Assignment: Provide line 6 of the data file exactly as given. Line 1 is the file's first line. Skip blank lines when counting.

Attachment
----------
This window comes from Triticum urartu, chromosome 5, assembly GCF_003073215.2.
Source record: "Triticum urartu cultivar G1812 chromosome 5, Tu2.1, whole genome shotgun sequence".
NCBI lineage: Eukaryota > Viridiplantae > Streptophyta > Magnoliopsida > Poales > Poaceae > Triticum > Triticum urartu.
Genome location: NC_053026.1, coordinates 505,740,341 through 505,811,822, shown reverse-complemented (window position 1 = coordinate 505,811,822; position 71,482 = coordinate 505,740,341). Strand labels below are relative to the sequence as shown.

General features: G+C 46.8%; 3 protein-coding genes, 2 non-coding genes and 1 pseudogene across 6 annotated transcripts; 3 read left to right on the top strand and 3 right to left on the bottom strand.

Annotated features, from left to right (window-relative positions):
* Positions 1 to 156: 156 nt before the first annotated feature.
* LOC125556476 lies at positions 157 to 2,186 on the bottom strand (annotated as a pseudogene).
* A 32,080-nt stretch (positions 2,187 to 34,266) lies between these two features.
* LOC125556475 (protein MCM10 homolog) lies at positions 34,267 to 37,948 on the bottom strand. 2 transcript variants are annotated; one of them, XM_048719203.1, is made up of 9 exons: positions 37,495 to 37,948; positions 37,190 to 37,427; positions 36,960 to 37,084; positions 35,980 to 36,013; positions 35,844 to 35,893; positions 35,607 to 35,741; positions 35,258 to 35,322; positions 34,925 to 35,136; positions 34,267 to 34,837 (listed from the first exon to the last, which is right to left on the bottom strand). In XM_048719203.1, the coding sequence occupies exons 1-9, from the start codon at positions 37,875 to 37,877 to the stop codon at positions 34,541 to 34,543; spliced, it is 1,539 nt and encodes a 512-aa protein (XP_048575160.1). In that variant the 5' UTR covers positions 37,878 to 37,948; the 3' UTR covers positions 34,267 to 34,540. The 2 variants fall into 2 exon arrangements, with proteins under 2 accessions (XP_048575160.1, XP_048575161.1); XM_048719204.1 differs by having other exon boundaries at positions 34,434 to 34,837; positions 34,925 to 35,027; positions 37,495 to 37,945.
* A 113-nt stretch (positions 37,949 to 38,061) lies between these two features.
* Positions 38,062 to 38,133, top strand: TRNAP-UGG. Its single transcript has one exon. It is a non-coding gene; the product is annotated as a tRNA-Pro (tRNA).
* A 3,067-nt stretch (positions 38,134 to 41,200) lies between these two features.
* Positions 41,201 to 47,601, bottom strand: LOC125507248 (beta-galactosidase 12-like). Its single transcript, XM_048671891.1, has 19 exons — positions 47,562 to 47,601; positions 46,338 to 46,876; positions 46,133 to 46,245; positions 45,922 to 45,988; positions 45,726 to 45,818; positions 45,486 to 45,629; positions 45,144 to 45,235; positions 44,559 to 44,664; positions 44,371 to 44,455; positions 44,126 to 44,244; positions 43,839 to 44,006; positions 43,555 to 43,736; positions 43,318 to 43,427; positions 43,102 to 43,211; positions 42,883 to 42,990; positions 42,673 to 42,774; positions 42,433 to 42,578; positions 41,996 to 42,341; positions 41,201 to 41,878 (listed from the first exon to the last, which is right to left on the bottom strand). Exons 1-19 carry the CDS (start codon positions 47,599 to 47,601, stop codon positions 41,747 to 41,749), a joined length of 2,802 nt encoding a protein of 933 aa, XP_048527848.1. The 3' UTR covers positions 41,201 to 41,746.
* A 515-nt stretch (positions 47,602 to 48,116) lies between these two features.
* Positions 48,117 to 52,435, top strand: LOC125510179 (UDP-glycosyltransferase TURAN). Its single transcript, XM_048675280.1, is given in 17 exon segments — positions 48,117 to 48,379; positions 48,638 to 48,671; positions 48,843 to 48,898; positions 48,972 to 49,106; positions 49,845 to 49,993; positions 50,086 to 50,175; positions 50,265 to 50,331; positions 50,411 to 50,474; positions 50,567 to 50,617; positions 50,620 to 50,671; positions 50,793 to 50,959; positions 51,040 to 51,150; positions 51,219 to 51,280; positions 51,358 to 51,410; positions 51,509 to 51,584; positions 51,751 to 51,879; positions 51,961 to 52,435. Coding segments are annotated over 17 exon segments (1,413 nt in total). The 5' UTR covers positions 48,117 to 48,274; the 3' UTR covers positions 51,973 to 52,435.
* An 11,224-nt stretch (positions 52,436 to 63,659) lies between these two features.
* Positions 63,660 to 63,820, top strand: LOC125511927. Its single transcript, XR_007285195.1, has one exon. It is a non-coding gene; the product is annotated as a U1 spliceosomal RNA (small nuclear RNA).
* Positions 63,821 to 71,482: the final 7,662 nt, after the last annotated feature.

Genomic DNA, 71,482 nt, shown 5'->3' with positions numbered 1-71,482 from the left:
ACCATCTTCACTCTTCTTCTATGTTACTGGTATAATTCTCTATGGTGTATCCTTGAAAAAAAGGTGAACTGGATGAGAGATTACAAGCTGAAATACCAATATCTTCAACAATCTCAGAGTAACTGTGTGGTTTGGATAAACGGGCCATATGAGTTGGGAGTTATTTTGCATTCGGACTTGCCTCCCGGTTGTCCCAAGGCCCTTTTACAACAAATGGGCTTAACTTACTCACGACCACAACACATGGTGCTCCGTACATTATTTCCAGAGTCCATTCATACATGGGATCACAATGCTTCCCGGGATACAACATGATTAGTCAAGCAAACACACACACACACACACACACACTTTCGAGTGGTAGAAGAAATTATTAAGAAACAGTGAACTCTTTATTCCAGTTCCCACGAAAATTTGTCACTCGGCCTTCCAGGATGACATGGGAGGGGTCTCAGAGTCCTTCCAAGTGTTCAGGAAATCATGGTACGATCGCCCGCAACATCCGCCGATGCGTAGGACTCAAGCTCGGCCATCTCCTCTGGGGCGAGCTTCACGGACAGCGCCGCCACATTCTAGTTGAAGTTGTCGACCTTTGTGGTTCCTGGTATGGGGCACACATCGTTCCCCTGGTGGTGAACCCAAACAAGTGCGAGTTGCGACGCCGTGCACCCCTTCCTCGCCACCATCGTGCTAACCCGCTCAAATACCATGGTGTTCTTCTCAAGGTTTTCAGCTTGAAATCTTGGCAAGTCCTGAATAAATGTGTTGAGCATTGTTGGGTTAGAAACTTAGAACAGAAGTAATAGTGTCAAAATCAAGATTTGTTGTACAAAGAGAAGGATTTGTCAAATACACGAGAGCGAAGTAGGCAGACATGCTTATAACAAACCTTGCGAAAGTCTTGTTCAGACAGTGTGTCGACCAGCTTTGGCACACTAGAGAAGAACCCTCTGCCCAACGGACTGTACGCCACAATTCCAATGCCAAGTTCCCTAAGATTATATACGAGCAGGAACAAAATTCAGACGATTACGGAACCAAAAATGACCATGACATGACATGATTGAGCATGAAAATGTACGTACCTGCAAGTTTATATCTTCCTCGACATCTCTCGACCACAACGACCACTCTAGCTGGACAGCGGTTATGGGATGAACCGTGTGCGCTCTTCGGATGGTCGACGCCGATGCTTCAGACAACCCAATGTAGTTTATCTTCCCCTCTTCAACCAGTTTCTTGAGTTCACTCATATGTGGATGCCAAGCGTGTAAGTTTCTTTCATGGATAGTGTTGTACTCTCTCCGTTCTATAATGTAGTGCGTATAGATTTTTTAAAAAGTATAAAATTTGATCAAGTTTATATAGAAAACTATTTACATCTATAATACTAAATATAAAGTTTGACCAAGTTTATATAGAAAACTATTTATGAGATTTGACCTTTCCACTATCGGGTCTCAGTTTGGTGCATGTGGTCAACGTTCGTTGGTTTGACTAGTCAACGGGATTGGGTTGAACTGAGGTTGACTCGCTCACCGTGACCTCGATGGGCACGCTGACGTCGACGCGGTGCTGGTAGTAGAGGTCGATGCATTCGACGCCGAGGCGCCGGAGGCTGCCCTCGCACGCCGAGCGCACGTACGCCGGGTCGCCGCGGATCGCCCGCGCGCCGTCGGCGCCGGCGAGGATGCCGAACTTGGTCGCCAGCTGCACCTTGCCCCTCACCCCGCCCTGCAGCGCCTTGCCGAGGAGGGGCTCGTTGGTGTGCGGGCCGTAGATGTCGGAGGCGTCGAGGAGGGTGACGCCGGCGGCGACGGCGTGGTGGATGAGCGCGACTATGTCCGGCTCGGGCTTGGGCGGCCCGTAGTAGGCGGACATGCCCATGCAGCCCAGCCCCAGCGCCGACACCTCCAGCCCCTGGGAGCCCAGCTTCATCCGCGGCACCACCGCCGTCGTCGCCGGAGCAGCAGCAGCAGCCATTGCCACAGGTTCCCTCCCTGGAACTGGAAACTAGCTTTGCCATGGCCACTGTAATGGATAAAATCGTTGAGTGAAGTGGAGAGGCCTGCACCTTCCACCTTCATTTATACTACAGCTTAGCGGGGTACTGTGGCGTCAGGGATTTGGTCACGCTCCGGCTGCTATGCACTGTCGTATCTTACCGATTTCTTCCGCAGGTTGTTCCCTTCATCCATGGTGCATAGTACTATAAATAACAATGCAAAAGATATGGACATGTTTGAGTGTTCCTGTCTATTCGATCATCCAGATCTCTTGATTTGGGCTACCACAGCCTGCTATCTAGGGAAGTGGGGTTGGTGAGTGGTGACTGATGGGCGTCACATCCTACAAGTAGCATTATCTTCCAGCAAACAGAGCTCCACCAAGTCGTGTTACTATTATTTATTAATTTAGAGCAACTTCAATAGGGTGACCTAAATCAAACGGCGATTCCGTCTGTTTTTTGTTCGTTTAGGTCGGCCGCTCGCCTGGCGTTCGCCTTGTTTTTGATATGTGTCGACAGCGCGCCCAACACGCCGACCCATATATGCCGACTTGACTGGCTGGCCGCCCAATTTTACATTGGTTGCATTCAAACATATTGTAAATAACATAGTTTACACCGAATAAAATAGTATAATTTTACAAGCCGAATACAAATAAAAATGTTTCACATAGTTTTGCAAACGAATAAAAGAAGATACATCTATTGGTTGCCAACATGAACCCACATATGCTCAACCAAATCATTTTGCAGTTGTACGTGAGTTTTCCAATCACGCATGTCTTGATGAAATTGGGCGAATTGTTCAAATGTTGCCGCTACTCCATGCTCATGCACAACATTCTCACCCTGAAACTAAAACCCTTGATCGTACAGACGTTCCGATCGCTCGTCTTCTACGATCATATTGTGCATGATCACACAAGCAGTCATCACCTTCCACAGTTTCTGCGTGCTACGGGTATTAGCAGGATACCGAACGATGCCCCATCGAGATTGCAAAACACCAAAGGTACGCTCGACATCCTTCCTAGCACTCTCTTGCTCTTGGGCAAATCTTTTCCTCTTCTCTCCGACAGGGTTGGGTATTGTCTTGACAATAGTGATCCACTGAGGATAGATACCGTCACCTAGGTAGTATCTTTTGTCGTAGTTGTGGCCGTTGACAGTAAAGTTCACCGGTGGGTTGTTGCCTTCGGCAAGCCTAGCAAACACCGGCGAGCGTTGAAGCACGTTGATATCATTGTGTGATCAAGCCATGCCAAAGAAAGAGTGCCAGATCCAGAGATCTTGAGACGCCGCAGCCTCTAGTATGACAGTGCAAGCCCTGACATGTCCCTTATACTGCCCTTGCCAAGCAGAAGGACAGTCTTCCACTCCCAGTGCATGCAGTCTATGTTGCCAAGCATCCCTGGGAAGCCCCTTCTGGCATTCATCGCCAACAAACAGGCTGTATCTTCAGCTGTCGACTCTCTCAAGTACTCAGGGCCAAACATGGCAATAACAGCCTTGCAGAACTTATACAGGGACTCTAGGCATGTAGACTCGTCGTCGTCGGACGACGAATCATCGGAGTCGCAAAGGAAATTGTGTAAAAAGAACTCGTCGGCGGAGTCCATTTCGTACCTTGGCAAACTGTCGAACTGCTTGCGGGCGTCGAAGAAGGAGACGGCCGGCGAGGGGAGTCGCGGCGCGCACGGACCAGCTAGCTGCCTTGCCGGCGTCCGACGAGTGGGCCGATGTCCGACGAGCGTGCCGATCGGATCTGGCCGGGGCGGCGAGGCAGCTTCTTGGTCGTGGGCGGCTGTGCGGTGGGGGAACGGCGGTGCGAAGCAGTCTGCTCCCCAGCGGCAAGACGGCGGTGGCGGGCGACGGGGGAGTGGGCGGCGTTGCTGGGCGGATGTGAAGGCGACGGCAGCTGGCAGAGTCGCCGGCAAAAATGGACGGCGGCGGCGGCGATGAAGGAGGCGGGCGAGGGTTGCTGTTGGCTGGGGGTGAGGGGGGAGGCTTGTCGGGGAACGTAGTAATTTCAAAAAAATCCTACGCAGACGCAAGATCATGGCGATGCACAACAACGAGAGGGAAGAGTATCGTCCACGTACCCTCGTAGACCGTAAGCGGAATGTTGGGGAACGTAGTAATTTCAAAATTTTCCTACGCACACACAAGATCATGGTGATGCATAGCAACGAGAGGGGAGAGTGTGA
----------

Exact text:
Annotated features, from left to right (window-relative positions):